Most, if not all, debates pertaining web tech today circle around five basic questions: (1) How will the system through which knowledge is created be funded? (2) Who will manage it? (3) What knowledge will be created? (4) Who will have access to such knowledge? and (5) How will we distribute the value created by that knowledge?
The debate surrounding the taxes to be levied on the digital platforms is located within this last question, which has become particularly sticky because of the pandemic-induced economic crisis. But the debate is, and should remain, much broader.
Knowledge (and its egotistic twin, power) lies in the ability to connect pieces of information. In its original decentralised design, the web counted on us to connect pieces of information by placing hyperlinks between them, and thereby creating new meaning. The web’s openness allowed us to benefit somewhat equally from this collective endeavour of uploading and establishing connections between pieces of information.
Today, the web’s growth, but more particularly its commercialisation and the subsequent centralisation of the web around a couple of tech giants, means that the system is now being built and controlled by these actors. Big tech has exclusive access to the tower from which the full tapestry of cobwebs created by these connections becomes fully visible. Big tech now has privileged access to the knowledge that emerges from our collective work on the web, and a privileged position through which to define what knowledge is produced, prioritised and consumed.
For example, it is estimated that Google and Facebook have influence over +75 per cent traffic to major publishers. The way in which people access content from these publishers is defined by an opaque set of algorithms that seek not to increase human understanding of public events (or life itself), but user engagement.
This is a petty task. Even the founders of our current tech giants understood so. The founders of Google argued in the academic paper that launched the search engine that: ‘The goals of the advertising business model do not always correspond to providing quality search to users.’
Yet, a number of factors, including the lack of alternative business models , and the overarching small-state neoliberal mindset of the early 2000s within which these companies evolved and grew, enabled advertising to entrench itself as the standard business model. And leveraging network effects, economies of scale and armies of lobbyists, these companies expanded the model to the point that Google and Facebook today many people consider them synonymous to the web.
We need a radical shift. We need our information systems to be geared towards solving the big challenges we face as humans on this planet: helping us understand how to mitigate, adapt and distribute the impacts of climate change; and helping individuals flourish, by creating a state of abundance that guarantees people’s basic needs will be met, freeing up mental space so they can explore and understand who they are, and providing them with tools to engage meaningfully with others in this journey.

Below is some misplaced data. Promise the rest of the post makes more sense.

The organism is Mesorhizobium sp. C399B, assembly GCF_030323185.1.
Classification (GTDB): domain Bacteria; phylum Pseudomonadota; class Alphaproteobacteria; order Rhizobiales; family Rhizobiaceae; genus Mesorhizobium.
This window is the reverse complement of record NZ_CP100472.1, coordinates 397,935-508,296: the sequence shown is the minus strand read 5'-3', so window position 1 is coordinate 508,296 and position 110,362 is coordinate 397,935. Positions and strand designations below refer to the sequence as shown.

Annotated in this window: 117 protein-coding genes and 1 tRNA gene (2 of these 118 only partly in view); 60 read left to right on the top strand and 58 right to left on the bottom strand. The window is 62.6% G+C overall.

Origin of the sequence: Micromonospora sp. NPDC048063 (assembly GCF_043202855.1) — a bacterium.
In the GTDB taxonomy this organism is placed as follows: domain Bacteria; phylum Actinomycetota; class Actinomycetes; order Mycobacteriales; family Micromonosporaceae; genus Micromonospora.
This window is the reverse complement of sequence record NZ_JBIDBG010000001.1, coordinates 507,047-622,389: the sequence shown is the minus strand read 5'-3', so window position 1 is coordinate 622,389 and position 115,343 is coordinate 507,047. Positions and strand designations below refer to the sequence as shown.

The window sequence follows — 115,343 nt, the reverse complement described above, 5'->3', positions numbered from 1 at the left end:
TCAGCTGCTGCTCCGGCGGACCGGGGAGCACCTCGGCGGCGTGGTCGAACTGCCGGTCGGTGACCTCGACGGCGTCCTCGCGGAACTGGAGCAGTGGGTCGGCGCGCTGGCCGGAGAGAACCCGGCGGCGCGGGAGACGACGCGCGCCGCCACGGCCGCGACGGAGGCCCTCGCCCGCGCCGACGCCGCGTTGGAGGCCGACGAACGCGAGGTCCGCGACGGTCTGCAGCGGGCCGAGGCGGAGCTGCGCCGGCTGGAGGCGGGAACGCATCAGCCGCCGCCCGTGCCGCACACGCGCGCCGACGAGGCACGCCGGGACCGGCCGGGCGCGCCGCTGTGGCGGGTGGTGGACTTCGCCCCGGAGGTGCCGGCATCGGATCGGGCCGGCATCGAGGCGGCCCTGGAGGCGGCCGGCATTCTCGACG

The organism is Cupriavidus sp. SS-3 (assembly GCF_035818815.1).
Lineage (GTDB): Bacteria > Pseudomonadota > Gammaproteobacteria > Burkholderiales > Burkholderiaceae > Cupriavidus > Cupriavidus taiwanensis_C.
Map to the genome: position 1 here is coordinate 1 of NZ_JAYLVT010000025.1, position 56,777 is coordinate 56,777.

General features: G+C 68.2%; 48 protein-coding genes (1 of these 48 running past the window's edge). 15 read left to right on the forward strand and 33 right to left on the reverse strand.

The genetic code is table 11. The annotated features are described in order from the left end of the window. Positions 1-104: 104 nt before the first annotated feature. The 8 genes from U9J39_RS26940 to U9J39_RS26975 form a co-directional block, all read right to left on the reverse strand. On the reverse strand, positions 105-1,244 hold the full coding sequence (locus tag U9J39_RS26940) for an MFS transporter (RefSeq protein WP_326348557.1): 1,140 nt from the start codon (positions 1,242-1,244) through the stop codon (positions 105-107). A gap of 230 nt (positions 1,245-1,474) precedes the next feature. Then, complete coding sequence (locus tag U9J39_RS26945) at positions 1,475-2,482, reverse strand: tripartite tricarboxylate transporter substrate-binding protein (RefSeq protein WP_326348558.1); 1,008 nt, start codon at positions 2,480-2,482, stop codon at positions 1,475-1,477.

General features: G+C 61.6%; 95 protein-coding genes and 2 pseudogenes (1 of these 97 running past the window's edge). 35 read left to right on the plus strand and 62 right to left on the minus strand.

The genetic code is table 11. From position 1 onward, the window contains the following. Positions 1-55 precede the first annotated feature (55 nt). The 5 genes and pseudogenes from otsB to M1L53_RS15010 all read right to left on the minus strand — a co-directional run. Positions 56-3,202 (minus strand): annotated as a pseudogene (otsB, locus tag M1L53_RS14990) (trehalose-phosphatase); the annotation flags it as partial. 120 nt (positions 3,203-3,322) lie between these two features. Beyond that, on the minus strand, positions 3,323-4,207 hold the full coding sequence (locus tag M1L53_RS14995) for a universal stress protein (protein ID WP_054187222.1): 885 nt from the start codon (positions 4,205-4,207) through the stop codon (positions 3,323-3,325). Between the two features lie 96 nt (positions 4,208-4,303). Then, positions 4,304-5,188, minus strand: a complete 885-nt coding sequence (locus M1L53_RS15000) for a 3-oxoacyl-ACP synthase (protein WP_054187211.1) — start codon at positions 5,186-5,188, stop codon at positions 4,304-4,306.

Need for digital non-aligned movement
THOUGH solidarity at a planetary scale has never been more necessary, we cannot expect the rich nations of the north to lead the shift in how we organise our systems of knowledge creation. The cultures of the north are so intertwined with the rationalities that bred capitalism itself, that they struggle to imagine any articulation of a technological future that is radically different from our technological present.
If the web is to avoid fragmentation, it will be because the south steps up to the challenge. The South needs it: its material conditions trigger regular howls of social unrest. The South has the necessary imagination: it has, after all, seen its own cultures shattered by colonialism, only to see the pieces of it repurposed into a new narrative, favourable to its new rulers. The South has the necessary leverage: it is where most of the 50 per cent of the world population that do not have access to the internet reside — people whose knowledge has not yet been parsed by the global information system. As such, collectively, the South is key to all the actors thinking about the future.
Since the unequal power relations outlined throughout this piece are not new, perhaps it is a good moment to re-fuel and bolster the ranks of a space that was designed to counter central powers through coordinated solidarity: the non-aligned movement.
This movement sprouted during the Cold War to ensure the peripheries could resist attempts by the US and the USSR to control our politics and resources. The current context calls for a strong comeback — in the digital sphere at least.
A new digital non-aligned movement could not only help to transform the tax system, it could also advance a much needed planetary model of knowledge. To achieve this we will need to stick together and act as a block — conscious of the little we have to lose, but all that is yet to be gained.
OpenDemocracy.net, June 27. Juan Ortiz Freuler is an affiliate at the Berkman Klein Centre, where he explores how political systems can be affected by the internet. Juan is also an associate at JustLabs, a member of the Tierra Común network of researchers, and was a senior policy fellow at the Web Foundation.